Bufo toad

The Dangers of a Commonly Found Toad to Your Dog

In Animal Health, Dog Behavior, Dog CPR, dog training, dog walker, Dogs, pet care professional, Pet Death, Pet First Aid, Pet Industry, Pet Safety, Summer pet safety, Travel with pets, Uncategorized by Cara Armour

By Arden Moore
Pro Pet Hero Instructor Director and Master Pet First Aid/CPR Instructor

Why Bufo Toads Are So Dangerous to Your Water-Loving Dog

Looking for a safe place to exercise your dog with no crowds during these COVID-19 days? Lakes, rivers and ponds may seem like ideal options for your water-loving dog, but beware of a dangerous threat lurking in the water and along the shoreline: Bufo toads.

Bufo toads, also known as the cane toad, marine toad, and desert toad, can be found in Florida, Louisiana, Mississippi, along the Gulf Coast in Texas as well as Hawaii, Arizona and Colorado. Although they can be lurking at any time of the day, Bufo toads are most active at dawn, dusk, nighttime and after a heavy rain.

Bufo toads rank high in terms of causing poisoning in dogs, according to critical care and emergency medicine veterinarians.

When threatened or attacked by a dog, a Bufo toad will release a milky-white toxin known as bufotoxin that is capable of disrupting normal functioning of the dog’s heart. This toxin rapidly targets the dog’s heart, blood vessels, and nervous systems.

Common Signs

What to expect to be displayed by a dog who encounters a Bufo toad include:
* Crying in pain
* Pawing at the mouth
* Excessive salivating
* Head shaking
* Difficulty breathing
* Increased body temperature
* Vomiting and diarrhea
* Stumbling and collapsing
* Seizures and even death

Untreated, the dog can die within 15 to 20 minutes.

Immediately flush your dog’s mouth with water, ideally running water from a garden hose. Make sure to point your dog’s head downward so that he does not swallow the water and choke. Also, wipe out his mouth with a rag and immediately call the nearest veterinary clinic to alert them you are on your way.

Be aware that there are no specific antidotes for toad toxicity, so veterinarians will treat the symptoms displayed by the affected dog. Common treatments include controlling seizures with medications, providing intravenous fluids and oxygen as well as controlling the dog’s body temperatures and heart rate with medications.

In south Florida, Jeannine Tilford is on a mission to educate pet parents and protect dogs and cats from encounters with Bufo toads. She is a registered Nuisance Wildlife Trapper with the Florida Fish and Wildlife Conservation Commission and the founder of Toad Busters aka Bufo Busters.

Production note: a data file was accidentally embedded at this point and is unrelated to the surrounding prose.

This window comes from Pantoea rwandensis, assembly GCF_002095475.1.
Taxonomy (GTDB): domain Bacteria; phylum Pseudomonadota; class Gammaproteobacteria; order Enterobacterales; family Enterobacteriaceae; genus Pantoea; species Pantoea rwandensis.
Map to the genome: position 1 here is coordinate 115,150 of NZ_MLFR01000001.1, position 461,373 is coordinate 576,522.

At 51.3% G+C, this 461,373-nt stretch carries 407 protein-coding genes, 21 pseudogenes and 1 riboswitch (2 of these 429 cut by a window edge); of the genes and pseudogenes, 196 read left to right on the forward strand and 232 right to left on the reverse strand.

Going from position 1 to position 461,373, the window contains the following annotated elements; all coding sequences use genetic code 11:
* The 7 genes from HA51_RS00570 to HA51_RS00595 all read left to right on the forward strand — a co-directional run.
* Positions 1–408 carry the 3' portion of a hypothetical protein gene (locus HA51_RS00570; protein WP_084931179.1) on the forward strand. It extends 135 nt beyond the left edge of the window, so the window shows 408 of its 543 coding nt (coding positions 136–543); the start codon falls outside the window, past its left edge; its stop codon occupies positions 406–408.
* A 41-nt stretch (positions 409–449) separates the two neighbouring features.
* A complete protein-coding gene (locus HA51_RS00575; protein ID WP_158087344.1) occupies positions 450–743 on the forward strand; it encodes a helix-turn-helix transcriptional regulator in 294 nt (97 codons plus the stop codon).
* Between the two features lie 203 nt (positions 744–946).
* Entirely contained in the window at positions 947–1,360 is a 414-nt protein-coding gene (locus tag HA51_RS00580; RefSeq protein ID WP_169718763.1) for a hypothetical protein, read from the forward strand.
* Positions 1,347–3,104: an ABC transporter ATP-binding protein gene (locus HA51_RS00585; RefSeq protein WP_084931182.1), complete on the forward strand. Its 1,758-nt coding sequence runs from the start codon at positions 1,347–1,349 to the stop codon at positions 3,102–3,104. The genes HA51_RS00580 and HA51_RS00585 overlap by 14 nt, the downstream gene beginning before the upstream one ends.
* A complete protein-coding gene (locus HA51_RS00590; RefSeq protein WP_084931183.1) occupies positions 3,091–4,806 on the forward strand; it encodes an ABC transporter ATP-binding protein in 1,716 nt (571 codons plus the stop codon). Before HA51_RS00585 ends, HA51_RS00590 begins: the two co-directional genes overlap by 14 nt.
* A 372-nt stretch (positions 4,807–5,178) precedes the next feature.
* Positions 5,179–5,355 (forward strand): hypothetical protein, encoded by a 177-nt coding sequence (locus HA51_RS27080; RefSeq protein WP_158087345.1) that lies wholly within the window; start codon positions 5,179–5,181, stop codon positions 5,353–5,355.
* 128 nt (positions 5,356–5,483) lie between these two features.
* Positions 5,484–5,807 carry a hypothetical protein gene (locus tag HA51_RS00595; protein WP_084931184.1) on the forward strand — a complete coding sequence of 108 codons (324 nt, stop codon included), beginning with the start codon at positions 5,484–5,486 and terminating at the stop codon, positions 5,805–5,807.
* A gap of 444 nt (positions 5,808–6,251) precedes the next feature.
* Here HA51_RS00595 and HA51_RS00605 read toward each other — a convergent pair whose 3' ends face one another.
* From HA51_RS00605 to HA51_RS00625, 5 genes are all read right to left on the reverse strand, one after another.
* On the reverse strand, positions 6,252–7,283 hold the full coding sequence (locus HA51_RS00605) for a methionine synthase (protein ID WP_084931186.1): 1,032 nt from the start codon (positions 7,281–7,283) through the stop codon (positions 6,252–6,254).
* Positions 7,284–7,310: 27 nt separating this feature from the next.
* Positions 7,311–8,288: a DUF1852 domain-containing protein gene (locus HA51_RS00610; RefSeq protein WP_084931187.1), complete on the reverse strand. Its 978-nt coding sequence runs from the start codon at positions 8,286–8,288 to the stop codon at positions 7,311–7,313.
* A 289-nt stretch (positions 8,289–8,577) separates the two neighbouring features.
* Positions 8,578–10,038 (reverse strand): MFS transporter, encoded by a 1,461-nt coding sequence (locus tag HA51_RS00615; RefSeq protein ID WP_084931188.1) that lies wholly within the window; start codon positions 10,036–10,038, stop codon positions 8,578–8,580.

“Many people moving to Florida are not aware of the danger of the Bufo toad to their pets,” says Tilford, who launched Toad Busters in March 2017. “I love animals and I worked as a veterinary technician and I teach high school biology and environmental science. One of my former dogs, a Jack Russell terrier, got a hold of a toad in my patio years ago and almost died. People need to know just how dangerous these toads are.”

How to Prevent Bufo Toad Encounters

Judy and Bob McDonough, of Delray Beach, FL, never heard of Bufo toads until they moved to this South Florida city with their dogs, Sherman and Morgan.

“These toads are all over the place,” says Judy McDonough. “The manmade lakes behind our house are perfect breeding grounds for these toads and when it rains, it seems they come out in numbers.”

The McDonoughs hired Toad Busters to come regularly to round up Bufo toads on their property using a net to protect not only their dogs, but themselves. They also reinforced the “back off” training cue in her dogs and always leash them in the backyard at night.”

Keeping your lawn trimmed, filling in holes on your property, trimming shrubs, removing piles of debris, covering swimming pools when possible, and refraining from leaving pet food and water bowls outside can also help combat the presence of Bufo toads.

These toads can also toxic to people. The safest way to handle these toads is by wearing protective garments and gloves. And then wash your hands thoroughly with soap and water to reduce the risk of exposure to the toxin.

More About Bufo Toads

* Bufo toads come in these color combinations: olive-brown, reddish-brown or grayish-yellow.
* Bufo toads sport big, flattened heads, large, stocky bodies, warty skin and short limbs. Each can be up to 6 inches in length and weigh up to 4.4 pounds.
* These toads can live up to 15 years in the wild and up to 35 years in captivity.
* Their diet consists of insects, snails, mice and lizards, but they are attracted to dog or cat food left unattended in bowls in porches.
* To learn more about Toad Busters, please visit http://www.bufobusters.com.

Learn more about ways to keep your dogs and cats safe by visiting http://www.propethero.com. Consider taking our veterinarian-approved online pet first aid/CPR course. Enter this code: CPR – ARDEN MOORE and receive a 10 percent discount! And, if you are interested in becoming a Pro Pet Hero instructor, please click on the BECOME AN INSTRUCTOR button on the home page for more details.